Speaking of Auntie Jack, when we lived in Oz that was our favorite TV show.* Remember it?** A 300 pound cross dresser with hair buns, a moustache, wearing a boxing glove and a dress?* Australia TV at its best.

*


-- Edited by Delfin on Monday 28th of February 2011 10:09:53 PM
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Old 02-28-2011, 11:09 PM   #70
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RE: The Fuel System Upgrade Project: Episode II

Aunty Jack re runs still get a good laugh from some of us but the kiddies don't seem to get it (kiddies any one under about 45)

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Old 03-01-2011, 05:55 AM   #71
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RE: The Fuel System Upgrade Project: Episode II

Thanks Benn... From what I can see, there is a lot of "goo" as sealer on there now. If I had to guess, I'd say these were added after the boat was manufactured. I am only hypothesizing however. Like I said, it may be a month before I know the tanks are low enough to transfer fuel, so I will take a close look and maybe post a few pics here of what I find. I wonder if I could beg/borrow/steal a scope to look down in there before I goto all the effort?

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Old 03-01-2011, 07:54 AM   #72
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RE: The Fuel System Upgrade Project: Episode II

Gonzo

There is no need to clean to tanks - yet, if ever. Once you have polished your fuel for 3 tank turnarounds, assess how frequently your polishing filters are plugging to the point they need replacement. Since you don't see any major water in your bowls, you are in great shape already IMHO.
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Old 03-01-2011, 10:54 PM   #73
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RE: The Fuel System Upgrade Project: Episode II

Now I can't remember what your tanks are made of.
If they are steel then I would definately open them for inspection as there may well be large scale plates hanging about (rust)
This won't come out whilst polishing but may break up later and clog your outlets.
One reason to physically check your tanks every few years or so.

There is nothing more reassuring than a good eye ball inspection.

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Old 03-02-2011, 05:15 AM   #74
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RE: The Fuel System Upgrade Project: Episode II

Actually, I have managed to borrow a fiber optic endoscope from a person at work. It may not be ideal for the job as it is a very small FOV, but I am going to play with it and see what happens. Advantage of working at a tech company.
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Old 07-12-2011, 11:04 AM   #75
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RE: The Fuel System Upgrade Project: Episode II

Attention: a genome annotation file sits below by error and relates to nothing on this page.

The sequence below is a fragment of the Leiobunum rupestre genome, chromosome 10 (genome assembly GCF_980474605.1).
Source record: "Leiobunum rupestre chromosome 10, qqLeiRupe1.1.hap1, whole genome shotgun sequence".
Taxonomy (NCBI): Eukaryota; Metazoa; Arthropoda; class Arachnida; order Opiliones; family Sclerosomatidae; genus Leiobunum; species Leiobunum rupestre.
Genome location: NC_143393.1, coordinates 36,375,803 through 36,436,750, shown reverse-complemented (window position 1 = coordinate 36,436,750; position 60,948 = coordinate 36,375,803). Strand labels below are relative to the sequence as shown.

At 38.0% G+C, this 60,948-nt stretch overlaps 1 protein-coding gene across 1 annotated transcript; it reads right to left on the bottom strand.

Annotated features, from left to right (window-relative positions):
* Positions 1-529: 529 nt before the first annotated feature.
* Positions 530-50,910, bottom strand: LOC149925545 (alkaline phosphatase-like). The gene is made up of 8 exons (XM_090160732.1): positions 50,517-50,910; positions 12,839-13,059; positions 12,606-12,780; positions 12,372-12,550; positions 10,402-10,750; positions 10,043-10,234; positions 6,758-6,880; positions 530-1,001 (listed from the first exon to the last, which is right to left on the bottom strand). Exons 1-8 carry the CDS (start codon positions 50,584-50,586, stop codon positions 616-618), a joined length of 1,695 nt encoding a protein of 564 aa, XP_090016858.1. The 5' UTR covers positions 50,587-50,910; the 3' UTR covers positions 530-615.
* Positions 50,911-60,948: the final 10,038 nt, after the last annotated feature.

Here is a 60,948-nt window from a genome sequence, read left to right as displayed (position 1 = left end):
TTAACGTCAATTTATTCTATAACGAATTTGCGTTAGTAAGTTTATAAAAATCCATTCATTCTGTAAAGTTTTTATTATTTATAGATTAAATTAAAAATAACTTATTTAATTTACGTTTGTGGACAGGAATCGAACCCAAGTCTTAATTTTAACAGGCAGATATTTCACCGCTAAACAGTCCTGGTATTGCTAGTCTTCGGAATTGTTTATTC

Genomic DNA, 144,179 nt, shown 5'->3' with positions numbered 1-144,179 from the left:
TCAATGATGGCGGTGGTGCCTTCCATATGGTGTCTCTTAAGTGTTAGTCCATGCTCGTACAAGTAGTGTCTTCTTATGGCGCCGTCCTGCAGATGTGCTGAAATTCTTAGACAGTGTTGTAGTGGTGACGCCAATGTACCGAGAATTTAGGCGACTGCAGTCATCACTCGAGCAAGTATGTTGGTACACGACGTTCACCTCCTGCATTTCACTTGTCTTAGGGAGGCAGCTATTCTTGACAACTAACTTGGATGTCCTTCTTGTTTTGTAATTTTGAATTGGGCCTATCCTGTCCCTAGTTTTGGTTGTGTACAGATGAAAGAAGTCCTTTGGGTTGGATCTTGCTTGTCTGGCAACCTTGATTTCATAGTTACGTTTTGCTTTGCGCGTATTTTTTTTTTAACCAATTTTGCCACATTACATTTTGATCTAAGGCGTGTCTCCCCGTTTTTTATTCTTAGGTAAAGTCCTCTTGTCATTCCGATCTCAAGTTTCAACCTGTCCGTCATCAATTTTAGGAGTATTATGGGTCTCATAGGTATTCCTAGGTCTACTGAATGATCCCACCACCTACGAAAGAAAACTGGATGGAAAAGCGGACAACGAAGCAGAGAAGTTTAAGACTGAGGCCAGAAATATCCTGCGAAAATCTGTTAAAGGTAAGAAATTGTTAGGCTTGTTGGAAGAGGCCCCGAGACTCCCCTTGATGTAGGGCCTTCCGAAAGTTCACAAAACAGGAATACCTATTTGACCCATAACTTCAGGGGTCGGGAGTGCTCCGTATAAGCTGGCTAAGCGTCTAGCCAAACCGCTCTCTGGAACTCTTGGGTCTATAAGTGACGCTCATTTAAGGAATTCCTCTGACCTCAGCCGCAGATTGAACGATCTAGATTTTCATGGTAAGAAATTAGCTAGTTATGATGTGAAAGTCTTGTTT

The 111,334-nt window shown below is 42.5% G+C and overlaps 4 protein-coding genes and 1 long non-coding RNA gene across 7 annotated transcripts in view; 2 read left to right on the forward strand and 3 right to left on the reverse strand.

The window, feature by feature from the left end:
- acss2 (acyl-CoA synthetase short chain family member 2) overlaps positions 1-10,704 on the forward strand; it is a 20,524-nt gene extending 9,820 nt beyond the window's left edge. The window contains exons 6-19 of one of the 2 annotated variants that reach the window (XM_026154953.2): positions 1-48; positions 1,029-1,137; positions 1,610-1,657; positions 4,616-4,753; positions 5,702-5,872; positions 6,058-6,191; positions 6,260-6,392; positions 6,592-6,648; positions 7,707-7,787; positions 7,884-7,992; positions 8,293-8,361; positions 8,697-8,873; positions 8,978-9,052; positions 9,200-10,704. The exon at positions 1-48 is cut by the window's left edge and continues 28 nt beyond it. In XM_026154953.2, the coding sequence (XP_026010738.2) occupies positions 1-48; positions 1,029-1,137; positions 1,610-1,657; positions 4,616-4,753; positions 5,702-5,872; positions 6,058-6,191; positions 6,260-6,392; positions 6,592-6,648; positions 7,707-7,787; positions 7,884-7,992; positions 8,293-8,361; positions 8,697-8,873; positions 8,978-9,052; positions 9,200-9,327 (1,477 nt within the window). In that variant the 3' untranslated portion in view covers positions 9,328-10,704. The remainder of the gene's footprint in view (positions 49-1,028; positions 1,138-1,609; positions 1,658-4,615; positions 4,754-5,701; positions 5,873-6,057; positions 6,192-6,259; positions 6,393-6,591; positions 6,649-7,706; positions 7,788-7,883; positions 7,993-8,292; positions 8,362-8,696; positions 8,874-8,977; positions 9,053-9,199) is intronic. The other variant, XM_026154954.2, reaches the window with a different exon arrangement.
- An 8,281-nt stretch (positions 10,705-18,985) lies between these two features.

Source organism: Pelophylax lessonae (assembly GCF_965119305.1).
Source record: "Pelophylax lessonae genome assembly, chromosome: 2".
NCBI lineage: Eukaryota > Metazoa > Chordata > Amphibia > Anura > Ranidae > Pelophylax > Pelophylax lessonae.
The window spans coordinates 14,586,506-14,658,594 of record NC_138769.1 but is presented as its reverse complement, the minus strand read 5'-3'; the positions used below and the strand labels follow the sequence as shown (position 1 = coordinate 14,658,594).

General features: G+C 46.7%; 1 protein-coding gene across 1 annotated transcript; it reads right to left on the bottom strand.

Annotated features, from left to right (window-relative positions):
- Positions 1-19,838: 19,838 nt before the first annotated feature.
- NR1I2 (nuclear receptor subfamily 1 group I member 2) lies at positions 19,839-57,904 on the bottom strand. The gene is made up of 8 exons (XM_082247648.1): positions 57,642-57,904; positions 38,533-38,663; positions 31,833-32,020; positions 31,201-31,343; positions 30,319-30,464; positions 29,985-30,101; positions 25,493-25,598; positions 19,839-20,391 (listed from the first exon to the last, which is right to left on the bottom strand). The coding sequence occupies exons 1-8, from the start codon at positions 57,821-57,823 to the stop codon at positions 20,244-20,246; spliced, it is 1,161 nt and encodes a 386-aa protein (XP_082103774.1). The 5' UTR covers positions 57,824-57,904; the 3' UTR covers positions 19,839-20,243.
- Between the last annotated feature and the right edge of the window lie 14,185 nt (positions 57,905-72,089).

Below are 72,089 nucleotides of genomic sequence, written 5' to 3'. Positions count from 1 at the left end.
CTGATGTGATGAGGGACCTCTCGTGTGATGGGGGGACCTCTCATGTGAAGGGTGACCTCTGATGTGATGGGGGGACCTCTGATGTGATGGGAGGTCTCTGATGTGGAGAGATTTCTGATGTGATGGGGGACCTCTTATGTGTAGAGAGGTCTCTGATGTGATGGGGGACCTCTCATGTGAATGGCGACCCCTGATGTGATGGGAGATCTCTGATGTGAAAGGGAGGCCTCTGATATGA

I love this set up, I'm going to copy it on my CHB. I just finished cutting out my tanks this past weekend and the stuff inside was SCARY!! My system is currently plumbed with both tanks (NO VALVES) feeding into a T then into a small primer fuel pump ( I think it always runs) into an old 200 Racor then into the engine mechanical pump, filters and fuel injection pump. Any reason I can't leave that alone but place this system in line? Also, I was a little confused on your set up, where does the engine return line go?

Regardless, already got my Grainger and Mcmaster-Carr catalogs and can't wait to fit it all up.

I'm going to reuse my 200 Racor as the polishing filter and purchase 2 new 500 for the fuel tank feeds. Any help, ideas or warnings you can give (that aren't already in this thread) I would greatly appreciate it!

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Old 05-01-2015, 03:17 PM   #76
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If the pump does not already have grommets on the mounting flanges you might want to add that too, since that is where your noise is going into the plywood sounding board.
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Old 05-01-2015, 09:09 PM   #77
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Dude... Four year-old thread... boat is sold :-)
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Old 09-09-2015, 08:48 PM   #78
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Quote:
Originally Posted by Tom.B View Post
Good-bye o-ye' plywood... I bid greeting to thy King's Starboard!

Final mock-up pics. Not totally happy with the hold-downs for the manifolds yet, but these will do for now and they can easily be swapped out when I do find what I like. Besides... I need to get crackin' on getting Skinny Dippin' running so we can a) get boating b) know that what I have spent so much time,effort, and money on... works! c) move on to other projects d) get boating

I am headed over to my dad's house today to round-over the edges and cut a couple of monkey-grip handles into it.
Hate to bring up an old thread, but I am impressed with the design and just at the point of installing a new fuel system on my boat. One question? It seems to me that the polishing filter has the fuel entering thru the outlet and the fuel exiting the filter thru the inlet. Does this matter?
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Old 09-10-2015, 12:27 AM   #79
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Yes it matters.
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Old 09-10-2015, 06:15 AM   #80
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Yes.

Most filters have a grille to support the pleated filter material and prevent it from being collapsed by the pressure of the oil / fuel going through it. As the filter gets more contaminated, the pressure rises and would be likely to blow out the pleats and cover the 'return' port if the fuel was going the wrong direction.